Construction and Public Works
Governments spend tens of millions of dollars on public works and infrastructure programs. They build roads, bridges, dams, schools, hospitals, subways and other projects. They buy buses, subway cars, trolleys, street cars and other vehicles. Given the large sums of money involved in purchasing, acquiring and maintaining these assets, transportation, construction and public works projects warrant a great deal of scrutiny.
Construction fraud may involve aspects of procurement fraud, contract fraud, grant fraud, or accounts payable and disbursement fraud. Large sums of money, complex specifications, frequent change orders and numerous contractors and subcontractors make construction and public works projects attractive targets for fraud.
Specifications might be prepared in such a way as to favor a particular contractor. Bid Rigging, bid rotation and kickbacks—all difficult to detect—may occur during the solicitation. The construction phase might be plagued by the overcharging of time or the delivery of materials of a quality less than that specified. Excessive change orders might be evidence of contract unbalancing.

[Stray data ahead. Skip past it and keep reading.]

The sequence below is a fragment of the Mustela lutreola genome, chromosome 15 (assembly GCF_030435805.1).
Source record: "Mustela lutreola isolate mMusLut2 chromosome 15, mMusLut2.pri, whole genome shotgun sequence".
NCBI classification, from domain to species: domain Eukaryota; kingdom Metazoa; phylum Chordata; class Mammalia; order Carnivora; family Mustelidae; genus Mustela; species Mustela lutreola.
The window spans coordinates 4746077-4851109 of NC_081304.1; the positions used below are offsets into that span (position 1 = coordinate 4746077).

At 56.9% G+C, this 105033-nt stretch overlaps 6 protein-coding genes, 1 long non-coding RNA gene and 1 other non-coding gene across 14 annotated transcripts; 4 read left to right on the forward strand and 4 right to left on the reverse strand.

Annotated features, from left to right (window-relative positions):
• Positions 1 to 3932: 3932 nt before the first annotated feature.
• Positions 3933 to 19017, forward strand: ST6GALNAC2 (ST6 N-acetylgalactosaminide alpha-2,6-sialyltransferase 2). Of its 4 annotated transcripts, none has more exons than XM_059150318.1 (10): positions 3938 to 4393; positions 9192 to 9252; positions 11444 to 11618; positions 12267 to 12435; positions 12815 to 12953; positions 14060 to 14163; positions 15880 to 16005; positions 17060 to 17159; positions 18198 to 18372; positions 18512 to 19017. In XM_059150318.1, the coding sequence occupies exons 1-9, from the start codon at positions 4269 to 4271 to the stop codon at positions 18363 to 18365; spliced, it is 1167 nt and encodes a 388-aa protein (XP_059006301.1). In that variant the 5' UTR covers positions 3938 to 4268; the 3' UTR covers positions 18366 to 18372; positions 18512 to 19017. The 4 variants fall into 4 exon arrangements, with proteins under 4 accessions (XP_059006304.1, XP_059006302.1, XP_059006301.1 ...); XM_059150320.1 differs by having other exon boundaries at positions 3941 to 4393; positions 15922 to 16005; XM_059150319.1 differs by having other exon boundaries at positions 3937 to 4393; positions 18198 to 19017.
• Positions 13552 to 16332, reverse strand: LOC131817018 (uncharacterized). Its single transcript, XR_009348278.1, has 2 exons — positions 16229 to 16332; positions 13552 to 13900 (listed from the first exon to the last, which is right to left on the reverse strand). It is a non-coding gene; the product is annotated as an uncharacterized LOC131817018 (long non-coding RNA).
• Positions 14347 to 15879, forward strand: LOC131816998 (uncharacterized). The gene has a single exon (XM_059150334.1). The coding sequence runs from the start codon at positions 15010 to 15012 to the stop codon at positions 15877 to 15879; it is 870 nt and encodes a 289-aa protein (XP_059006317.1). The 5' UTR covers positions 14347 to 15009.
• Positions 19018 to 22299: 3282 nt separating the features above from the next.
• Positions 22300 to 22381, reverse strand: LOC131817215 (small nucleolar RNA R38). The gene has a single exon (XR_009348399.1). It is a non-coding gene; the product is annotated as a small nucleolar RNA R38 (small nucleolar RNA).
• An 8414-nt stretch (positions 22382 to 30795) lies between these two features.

Contract, bidding, payroll and payment fraud are discussed more fully within other pages of this website. You can also refer to the Glossary for specific term definitions.
A public official or employee has a lifestyle that exceeds his or her salary.
Oversight officials socialize with, or have business relationships with, contractors or their families.
Involvement of an unnecessary middleman or broker.
A contracting employee declines a promotion to a non-procurement position.
A contracting employee insists contractors use a certain sub-contractor or broker.
A contracting employee shows a keen interest in the award of a contract or purchase order to a particular contractor or vendor.
A contract change order lacks sufficient justification.
Other inspectors at the job site notice a pattern of preferential contractor treatment.
A code of conduct should be established prohibiting fraternization between government workers and contractors.
A hotline should be established so that violations of the code of conduct and other matters can be reported to the appropriate officials.
Changes in lifestyle or refusals of transfers or promotions should be justified.
Collusive Bidding, Price Fixing or Bid Rigging
Apparent connections between bidders: common addresses, personnel, or telephone numbers.
Different contractors make identical errors on bids.
Losing bidders hired as subcontractors.
Joint venture bids by firms that usually bid alone.